- IT Pros Philadelphia
- Cigna **
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- Altegra Health
- GE – General Electric
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- U.S. Department of the Interior
I always knew in my heart that I should be working an “unconventional” kind of job, no, not pole dancing or singing on Broadway but *gasp* writing and blogging.
I should have listened to my gut instinct years ago, but instead I pressed on , doing the whole daily grind thing, like a rat on a proverbial wheel.I kept trying to fit into a mold that society crafted a long time ago, like a two year old trying to fit a square block into a round hole ( ok, enough analogies already right?), it just wasn’t working, and I was miserable.
I knew I had a passion for writing, for business and for helping people,with the work I do now, I fulfill all facets of my passions. Sounds amazing right? But wait! Could I actually make money doing what I love I asked myself. It’s not rocket science creating a website or blog it’s easy right? Then comes the challenging part. Growing an audience and monetizing you blog for income.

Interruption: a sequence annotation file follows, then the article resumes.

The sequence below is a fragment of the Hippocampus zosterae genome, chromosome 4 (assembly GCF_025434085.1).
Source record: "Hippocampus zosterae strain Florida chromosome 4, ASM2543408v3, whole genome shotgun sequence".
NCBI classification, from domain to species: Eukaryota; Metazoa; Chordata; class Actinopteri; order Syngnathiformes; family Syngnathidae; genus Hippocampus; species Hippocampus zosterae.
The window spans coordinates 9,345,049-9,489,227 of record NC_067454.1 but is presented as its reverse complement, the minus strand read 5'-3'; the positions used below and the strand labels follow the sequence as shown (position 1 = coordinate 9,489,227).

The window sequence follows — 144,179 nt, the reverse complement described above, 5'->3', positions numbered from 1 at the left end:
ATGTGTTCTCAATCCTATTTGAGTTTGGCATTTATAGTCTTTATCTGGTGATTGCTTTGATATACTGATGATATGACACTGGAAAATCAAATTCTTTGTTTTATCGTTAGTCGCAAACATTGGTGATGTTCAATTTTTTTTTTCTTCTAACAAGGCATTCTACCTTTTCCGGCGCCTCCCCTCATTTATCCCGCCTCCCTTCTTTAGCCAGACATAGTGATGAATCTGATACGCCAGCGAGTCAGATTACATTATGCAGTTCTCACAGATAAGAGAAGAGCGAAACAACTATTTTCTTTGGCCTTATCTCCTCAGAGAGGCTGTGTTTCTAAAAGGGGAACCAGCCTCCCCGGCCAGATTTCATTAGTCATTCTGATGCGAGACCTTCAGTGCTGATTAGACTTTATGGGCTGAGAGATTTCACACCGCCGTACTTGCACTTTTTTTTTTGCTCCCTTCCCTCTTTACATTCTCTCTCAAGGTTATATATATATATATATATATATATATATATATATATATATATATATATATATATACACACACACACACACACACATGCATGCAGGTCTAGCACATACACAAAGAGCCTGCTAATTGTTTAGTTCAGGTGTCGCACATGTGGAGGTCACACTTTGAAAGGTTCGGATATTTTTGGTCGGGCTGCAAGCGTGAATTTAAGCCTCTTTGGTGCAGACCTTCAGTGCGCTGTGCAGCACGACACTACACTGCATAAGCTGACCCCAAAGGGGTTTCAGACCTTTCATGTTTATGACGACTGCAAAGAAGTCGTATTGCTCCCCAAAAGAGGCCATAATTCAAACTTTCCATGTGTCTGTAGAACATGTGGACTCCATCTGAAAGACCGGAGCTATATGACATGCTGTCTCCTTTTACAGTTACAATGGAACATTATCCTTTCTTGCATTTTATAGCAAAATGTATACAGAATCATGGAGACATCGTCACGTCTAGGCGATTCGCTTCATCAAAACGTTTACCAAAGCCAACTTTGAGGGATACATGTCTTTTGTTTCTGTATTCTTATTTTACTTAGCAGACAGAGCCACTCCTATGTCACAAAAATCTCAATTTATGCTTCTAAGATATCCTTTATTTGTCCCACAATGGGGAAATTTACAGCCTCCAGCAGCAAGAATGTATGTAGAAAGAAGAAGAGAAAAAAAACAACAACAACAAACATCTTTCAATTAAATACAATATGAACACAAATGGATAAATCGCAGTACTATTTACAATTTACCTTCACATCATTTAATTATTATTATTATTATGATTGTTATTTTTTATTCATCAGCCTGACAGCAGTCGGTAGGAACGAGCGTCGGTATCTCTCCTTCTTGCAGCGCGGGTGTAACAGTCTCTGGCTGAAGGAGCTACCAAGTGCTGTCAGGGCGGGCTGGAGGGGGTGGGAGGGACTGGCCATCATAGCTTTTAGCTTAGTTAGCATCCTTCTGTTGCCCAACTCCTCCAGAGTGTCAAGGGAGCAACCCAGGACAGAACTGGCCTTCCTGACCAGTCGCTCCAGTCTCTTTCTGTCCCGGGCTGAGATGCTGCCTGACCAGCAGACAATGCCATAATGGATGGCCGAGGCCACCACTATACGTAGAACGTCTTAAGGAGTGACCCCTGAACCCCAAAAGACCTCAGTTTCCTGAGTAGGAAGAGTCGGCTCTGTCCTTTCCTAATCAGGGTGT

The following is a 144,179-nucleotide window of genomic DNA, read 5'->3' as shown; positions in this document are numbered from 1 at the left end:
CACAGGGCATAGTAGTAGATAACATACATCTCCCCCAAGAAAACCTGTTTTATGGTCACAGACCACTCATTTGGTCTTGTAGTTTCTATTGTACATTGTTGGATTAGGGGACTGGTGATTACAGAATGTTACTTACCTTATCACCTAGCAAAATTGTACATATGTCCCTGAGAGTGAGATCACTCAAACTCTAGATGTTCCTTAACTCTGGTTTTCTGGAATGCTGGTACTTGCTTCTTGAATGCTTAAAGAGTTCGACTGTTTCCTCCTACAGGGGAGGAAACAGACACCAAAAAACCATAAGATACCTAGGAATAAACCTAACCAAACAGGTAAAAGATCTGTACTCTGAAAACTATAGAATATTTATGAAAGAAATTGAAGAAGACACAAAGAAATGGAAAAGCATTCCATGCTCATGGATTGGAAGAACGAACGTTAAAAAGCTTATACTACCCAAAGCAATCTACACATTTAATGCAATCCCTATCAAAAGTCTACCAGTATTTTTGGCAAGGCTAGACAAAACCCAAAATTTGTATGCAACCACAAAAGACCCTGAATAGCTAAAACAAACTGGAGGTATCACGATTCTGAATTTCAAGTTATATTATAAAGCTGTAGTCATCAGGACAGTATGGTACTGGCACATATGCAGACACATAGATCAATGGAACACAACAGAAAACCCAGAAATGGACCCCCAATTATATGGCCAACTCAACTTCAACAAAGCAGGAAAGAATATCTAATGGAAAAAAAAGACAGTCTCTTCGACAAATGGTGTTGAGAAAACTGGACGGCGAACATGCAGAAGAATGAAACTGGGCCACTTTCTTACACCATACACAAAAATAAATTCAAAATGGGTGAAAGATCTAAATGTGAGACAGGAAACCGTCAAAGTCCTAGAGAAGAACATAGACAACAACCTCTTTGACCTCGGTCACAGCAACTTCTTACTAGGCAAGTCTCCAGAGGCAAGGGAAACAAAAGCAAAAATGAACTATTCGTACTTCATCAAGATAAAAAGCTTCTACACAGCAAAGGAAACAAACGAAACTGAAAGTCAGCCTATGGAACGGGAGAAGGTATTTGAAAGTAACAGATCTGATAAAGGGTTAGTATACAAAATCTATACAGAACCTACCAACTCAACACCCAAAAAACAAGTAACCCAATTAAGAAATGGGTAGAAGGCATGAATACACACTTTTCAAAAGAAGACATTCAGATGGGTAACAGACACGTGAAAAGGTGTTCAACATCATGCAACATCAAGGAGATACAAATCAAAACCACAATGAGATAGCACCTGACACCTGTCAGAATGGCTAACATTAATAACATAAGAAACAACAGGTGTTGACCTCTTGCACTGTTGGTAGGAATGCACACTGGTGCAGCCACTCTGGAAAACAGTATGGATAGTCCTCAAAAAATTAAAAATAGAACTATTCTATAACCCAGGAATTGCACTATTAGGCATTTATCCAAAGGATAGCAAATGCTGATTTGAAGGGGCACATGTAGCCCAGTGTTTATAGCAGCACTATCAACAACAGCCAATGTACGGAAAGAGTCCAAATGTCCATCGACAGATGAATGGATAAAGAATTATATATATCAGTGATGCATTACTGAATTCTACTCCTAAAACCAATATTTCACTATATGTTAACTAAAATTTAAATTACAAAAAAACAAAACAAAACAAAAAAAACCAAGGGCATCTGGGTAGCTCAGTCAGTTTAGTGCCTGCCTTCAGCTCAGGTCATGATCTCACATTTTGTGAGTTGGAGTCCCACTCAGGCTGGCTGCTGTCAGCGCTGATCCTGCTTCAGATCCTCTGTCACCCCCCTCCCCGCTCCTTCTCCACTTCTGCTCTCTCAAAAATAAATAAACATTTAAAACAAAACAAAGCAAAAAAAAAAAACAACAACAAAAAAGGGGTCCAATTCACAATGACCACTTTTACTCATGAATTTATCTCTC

Let’s take a step back to 2010. After I gave birth to my first son I stumbled across a blog called hip2save.com one day when my two month old was napping.It was out of necessity that I came across this website, because quite honestly I was scared! Let’s be real! I was freaking out! My husband had just lost his job and I was a stay at home mom…we had no income briefly, yes a very trying time in my life and I’ve had quite a few of those. What I’ve learned from the struggles is this, in the most challenging times is actually when we experience the greatest discoveries. When we are tested and backed into a corner, what I like to refer to as ‘sink or swim time’ only then do we have a period of self discovery and growth
Would I be a bloggger had I not went through the challenges? Would my passion be helping moms who are in the same position I once was, probably not.
In the months to come I became so excited about money saving and couponing that I ended up starting my blog mommiesfrugalfinds.blogspot.com (yes it was free, I had no money)
I eventually also wrote a best selling ebook on secret couponing strategies. Here’s the link if you would like to check this out.